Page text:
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The Guardians of Democracy

Kellyanne Conway’s Husband: Trump’s Installation Of Acting AG Was ‘Unconstitutional’

Authoritarianism

Kellyanne Conway’s Husband: Trump’s Installation Of Acting AG Was ‘Unconstitutional’





George T. Conway III, the husband of White House counselor Kellyanne Conway, has co-authored an op-ed arguing that President Trump’s move to replace ex-Attorney General Jeff Sessions with Matthew Witaker on Wednesday was “unconstitutional.”

“President Trump’s installation of Matthew Whitaker as acting attorney general of the United States after forcing the resignation of Jeff Sessions is unconstitutional,” Conway, an attorney and a graduate of Harvard College and Yale Law School, wrote with his co-author, lawyer Neal Katyal, in a piece published by the New York Times on Thursday. “It’s illegal. And it means that anything Mr. Whitaker does, or tries to do, in that position is invalid.”

The op-ed asserts that the president’s decision to appoint Whitaker as acting attorney general is in violation of the Appointments Clause of the Constitution, which stipulates that principal officers must be confirmed by the Senate before serving.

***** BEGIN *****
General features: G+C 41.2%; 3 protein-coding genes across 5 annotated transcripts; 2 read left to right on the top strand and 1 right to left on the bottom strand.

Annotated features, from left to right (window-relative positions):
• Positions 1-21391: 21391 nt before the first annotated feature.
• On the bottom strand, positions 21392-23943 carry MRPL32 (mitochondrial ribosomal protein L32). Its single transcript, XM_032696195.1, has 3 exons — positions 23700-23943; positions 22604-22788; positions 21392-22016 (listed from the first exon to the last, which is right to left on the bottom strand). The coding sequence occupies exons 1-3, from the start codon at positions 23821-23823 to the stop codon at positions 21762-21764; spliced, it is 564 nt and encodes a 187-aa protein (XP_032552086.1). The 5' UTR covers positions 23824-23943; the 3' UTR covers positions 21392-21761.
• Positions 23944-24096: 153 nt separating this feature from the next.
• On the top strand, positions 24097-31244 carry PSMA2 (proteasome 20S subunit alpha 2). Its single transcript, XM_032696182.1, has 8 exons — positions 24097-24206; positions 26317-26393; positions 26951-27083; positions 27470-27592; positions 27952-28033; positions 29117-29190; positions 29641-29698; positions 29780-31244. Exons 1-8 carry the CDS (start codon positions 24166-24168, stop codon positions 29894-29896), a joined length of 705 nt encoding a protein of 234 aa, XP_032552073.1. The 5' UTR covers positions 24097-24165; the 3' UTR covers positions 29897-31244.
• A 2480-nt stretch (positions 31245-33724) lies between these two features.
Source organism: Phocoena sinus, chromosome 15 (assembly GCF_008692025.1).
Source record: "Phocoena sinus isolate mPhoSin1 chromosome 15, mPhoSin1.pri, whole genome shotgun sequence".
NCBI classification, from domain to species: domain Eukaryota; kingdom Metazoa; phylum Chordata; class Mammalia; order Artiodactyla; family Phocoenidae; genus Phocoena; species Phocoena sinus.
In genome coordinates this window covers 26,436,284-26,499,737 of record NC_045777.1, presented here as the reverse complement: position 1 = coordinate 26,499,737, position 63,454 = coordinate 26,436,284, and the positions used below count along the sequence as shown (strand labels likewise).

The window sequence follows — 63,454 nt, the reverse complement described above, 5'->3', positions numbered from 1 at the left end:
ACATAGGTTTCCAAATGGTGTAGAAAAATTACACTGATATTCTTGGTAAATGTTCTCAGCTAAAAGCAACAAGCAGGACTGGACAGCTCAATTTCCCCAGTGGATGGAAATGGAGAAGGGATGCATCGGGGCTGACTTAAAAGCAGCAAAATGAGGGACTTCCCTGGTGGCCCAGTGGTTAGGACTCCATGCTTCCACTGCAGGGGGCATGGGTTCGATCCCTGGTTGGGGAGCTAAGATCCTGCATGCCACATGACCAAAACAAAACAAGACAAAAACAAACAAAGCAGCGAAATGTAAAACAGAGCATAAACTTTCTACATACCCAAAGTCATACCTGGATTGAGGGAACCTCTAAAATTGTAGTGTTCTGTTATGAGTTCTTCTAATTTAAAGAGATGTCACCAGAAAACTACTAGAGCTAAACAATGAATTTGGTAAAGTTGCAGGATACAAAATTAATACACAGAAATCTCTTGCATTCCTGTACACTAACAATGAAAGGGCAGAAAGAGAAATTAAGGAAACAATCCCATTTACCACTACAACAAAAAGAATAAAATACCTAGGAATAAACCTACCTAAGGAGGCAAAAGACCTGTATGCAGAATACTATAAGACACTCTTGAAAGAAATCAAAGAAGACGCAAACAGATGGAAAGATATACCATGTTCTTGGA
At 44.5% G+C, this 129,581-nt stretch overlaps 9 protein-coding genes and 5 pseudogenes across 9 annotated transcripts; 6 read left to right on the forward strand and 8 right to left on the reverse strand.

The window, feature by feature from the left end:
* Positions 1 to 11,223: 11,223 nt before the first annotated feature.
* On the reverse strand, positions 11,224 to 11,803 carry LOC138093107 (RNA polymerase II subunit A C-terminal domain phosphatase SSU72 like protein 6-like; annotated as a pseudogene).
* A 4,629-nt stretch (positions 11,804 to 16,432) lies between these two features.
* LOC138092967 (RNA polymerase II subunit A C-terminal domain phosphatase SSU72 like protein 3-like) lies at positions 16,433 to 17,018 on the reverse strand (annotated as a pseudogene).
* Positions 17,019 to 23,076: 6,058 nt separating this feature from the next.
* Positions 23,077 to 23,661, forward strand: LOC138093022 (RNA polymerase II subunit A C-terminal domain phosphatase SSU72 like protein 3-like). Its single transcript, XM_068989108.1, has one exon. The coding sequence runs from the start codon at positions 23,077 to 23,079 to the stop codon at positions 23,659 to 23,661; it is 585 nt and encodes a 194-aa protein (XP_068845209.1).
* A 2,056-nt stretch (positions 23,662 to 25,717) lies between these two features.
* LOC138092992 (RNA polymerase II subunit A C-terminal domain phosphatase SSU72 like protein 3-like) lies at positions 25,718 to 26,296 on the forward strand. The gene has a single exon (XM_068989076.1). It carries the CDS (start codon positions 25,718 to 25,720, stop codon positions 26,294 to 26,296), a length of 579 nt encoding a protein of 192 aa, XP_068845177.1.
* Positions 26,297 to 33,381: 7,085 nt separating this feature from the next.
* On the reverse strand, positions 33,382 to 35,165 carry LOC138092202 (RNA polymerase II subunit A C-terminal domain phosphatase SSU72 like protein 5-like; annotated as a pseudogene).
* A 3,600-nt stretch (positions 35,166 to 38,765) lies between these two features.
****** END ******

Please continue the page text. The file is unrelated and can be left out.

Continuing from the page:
Because Whitaker wasn’t Senate confirmed, “there has been no mechanism for scrutinizing whether he has the character and ability to evenhandedly enforce the law in such a position of grave responsibility,” the piece argues. “The public is entitled to that assurance, especially since Mr. Whitaker’s only supervisor is President Trump himself, and the president is hopelessly compromised by the Mueller investigation.”



Sessions submitted a letter of resignation Wednesday at Trump’s request. Trump announced that Whitaker, Sessions’s chief of staff, would take over for Sessions and oversee the special counsel probe.

Whitaker’s has written several public op-eds criticizing Mueller’s investigation.

“For the president to install Mr. Whitaker as our chief law enforcement officer is to betray the entire structure of our charter document,” Conway and Katyal write.

The op-ed cites a Supreme Court decision that ruled the appointment of a lawyer at the National Labor Relations Board invalid because he had not been confirmed by the Senate.

“What goes for a mere lawyer at the [National Labor Relations Board] goes in spades for the attorney general of the United States, the head of the Justice Department and one of the most important people in the federal government,” Conway and Katyal write.





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